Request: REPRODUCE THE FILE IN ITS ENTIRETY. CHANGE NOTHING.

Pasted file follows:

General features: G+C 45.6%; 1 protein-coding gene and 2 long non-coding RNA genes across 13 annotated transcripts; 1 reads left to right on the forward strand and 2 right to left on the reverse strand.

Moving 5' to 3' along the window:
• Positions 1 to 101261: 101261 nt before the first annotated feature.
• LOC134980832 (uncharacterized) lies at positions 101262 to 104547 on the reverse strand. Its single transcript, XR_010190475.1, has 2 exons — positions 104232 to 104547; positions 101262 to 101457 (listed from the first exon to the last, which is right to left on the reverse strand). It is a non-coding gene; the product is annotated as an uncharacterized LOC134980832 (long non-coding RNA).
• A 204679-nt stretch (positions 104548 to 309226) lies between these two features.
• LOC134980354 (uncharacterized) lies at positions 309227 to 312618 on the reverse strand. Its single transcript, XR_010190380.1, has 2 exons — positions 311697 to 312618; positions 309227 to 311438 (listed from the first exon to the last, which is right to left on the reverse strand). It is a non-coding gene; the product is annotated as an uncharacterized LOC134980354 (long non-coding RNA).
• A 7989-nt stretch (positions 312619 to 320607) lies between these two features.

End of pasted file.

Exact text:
General features: G+C 45.6%; 1 protein-coding gene and 2 long non-coding RNA genes across 13 annotated transcripts; 1 reads left to right on the forward strand and 2 right to left on the reverse strand.

Moving 5' to 3' along the window:
• Positions 1 to 101261: 101261 nt before the first annotated feature.
• LOC134980832 (uncharacterized) lies at positions 101262 to 104547 on the reverse strand. Its single transcript, XR_010190475.1, has 2 exons — positions 104232 to 104547; positions 101262 to 101457 (listed from the first exon to the last, which is right to left on the reverse strand). It is a non-coding gene; the product is annotated as an uncharacterized LOC134980832 (long non-coding RNA).
• A 204679-nt stretch (positions 104548 to 309226) lies between these two features.
• LOC134980354 (uncharacterized) lies at positions 309227 to 312618 on the reverse strand. Its single transcript, XR_010190380.1, has 2 exons — positions 311697 to 312618; positions 309227 to 311438 (listed from the first exon to the last, which is right to left on the reverse strand). It is a non-coding gene; the product is annotated as an uncharacterized LOC134980354 (long non-coding RNA).
• A 7989-nt stretch (positions 312619 to 320607) lies between these two features.